According to a new study by National Action on Sugar Reduction (NASR), Nigerians spend an estimated $4.5 billion on diabetes treatment alone each year.
Dr. Laz Ude Eze, Technical Advisor for the National Action on Sugar Reduction, stated this at a webinar for journalists, emphasizing that Nigeria is the world’s fourth-largest soft drink consumer.
In Nigeria, he claims, approximately 38 million gallons of soft drink are sold each year.
He urged the Federal Ministry of Health to start a public treatment program for sugar-related disorders including type 2 diabetes while ensuring that sugar-sweetened beverages include an obligatory warning label
The NASR Coalition therefore recommended the introduction of a tax on sugar-sweetened beverages as such will relieve burdensome healthcare costs and provide revenue toward health promotion.
According to him; “The Federal Ministry of Health should initiate a public awareness and education campaign on the health risks associated with excessive consumption of sugar-sweetened beverages, the cost of diabetes care and the management of other NCDs.
“The introduction to a tax on sugar-sweetened beverages as part of a multi-pronged approach to tackle the rising rates of NCDs.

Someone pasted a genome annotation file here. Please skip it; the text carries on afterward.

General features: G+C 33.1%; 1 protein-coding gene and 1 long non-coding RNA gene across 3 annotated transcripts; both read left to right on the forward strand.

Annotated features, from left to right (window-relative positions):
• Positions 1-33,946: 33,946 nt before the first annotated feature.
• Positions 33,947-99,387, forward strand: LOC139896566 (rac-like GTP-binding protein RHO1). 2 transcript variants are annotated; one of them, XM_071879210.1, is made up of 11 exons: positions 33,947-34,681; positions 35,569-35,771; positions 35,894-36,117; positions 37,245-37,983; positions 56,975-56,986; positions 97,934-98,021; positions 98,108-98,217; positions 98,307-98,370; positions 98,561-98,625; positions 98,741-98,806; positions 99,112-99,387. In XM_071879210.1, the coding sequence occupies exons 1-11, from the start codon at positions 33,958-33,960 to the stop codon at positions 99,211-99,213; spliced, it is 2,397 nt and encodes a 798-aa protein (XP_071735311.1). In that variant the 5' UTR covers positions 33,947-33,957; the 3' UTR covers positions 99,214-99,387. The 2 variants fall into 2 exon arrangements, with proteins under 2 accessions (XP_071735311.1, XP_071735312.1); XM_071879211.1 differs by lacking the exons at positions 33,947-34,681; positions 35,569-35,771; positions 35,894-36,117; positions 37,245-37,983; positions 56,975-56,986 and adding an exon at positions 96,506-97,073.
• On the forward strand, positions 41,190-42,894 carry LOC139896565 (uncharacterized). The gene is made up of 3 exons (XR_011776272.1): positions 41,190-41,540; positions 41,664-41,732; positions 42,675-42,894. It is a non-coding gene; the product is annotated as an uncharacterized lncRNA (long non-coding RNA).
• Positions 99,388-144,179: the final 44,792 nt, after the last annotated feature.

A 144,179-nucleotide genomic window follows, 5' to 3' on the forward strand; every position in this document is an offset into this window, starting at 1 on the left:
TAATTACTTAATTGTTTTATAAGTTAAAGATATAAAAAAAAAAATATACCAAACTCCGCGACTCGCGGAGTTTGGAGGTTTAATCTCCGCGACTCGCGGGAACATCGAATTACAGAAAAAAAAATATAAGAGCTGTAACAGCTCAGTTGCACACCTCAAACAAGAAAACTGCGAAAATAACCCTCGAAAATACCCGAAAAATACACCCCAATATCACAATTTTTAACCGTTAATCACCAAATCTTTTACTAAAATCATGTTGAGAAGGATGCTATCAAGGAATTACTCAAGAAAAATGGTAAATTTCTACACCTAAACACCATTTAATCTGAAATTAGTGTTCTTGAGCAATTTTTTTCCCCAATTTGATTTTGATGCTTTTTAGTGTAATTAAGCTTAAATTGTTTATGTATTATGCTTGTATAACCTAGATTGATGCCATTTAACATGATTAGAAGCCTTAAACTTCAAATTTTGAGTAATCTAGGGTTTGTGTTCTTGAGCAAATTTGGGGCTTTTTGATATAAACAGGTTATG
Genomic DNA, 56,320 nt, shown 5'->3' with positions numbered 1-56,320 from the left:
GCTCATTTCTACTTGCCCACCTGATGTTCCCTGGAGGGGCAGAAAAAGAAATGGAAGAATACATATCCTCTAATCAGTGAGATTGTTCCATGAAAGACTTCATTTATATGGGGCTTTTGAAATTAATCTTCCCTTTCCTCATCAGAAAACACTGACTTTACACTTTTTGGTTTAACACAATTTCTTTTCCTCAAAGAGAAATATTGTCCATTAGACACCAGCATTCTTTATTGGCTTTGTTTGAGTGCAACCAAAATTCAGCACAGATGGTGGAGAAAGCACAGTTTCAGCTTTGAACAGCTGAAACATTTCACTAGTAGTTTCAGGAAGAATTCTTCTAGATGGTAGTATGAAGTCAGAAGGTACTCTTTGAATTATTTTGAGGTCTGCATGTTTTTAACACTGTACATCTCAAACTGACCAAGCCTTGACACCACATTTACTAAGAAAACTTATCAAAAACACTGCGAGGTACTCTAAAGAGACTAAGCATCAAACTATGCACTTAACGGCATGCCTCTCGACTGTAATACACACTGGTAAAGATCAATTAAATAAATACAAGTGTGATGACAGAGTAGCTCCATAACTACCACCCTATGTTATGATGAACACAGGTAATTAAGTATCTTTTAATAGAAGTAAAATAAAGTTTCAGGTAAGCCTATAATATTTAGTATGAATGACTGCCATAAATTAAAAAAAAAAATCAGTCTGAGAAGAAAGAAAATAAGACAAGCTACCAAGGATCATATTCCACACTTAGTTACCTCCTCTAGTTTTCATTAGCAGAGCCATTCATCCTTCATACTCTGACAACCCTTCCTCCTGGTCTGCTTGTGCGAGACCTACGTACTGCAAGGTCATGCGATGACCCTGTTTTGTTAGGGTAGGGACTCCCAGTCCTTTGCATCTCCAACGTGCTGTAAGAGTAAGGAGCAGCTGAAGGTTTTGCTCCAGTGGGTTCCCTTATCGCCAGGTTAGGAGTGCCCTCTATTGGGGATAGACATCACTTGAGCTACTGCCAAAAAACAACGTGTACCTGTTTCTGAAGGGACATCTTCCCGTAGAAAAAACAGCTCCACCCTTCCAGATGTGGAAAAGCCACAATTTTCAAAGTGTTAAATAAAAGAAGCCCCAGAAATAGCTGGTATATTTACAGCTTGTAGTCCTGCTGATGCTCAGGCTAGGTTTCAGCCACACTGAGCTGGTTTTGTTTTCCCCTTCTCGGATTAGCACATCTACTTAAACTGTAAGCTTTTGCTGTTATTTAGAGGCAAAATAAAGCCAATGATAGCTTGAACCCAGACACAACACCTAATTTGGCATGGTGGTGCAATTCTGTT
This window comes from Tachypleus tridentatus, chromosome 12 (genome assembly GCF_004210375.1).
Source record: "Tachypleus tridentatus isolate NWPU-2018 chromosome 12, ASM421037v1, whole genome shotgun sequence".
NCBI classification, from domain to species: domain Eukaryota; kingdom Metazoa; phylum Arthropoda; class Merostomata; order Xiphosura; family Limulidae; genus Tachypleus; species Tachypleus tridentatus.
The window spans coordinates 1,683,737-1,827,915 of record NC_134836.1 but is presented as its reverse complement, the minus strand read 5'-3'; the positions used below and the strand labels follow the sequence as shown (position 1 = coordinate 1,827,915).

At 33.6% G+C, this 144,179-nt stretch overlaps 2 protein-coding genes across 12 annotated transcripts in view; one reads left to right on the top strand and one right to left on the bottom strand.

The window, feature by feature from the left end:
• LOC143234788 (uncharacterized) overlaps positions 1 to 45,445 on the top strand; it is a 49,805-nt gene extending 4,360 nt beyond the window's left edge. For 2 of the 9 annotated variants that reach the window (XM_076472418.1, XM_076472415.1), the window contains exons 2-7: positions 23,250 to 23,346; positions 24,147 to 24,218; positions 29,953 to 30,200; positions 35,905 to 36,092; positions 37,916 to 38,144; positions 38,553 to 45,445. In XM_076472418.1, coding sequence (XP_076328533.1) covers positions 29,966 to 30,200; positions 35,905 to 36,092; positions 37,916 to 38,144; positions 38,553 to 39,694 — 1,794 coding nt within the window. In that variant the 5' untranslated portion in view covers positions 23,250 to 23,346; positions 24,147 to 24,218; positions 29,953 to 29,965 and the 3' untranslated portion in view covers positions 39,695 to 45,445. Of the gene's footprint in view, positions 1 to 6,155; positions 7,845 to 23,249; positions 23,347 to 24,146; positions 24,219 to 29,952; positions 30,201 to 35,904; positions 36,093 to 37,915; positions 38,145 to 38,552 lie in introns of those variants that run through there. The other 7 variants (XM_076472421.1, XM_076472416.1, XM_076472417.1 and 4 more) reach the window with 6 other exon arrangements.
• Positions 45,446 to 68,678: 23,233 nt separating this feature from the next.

“The Coalition specifically calls on the Minister of Finance to introduce an exercise duty 20% on sugar-sweetened beverages such as carbonated sugary and energy drinks.
“Ultimately, the Coalition believes that the National Assembly should a tax on sugary drinks to provide a lasting solution.
“The Coalition of a fund for the prevention and treatment of NCDs and subsidizing health care costs with the treatment of sugar-linked type 2 diabetes. Financing for this tax will come from revenue obtained from the taxation of sugar-sweetened beverages” reads recommendations of the coalition in parts.
Dr. Ude Eze, further urged stakeholders institute measures to ensure that sugar-sweetened beverages carry mandatory nutritional information and health warning labels to ensure that consumers know the product’s sugar content and health risks.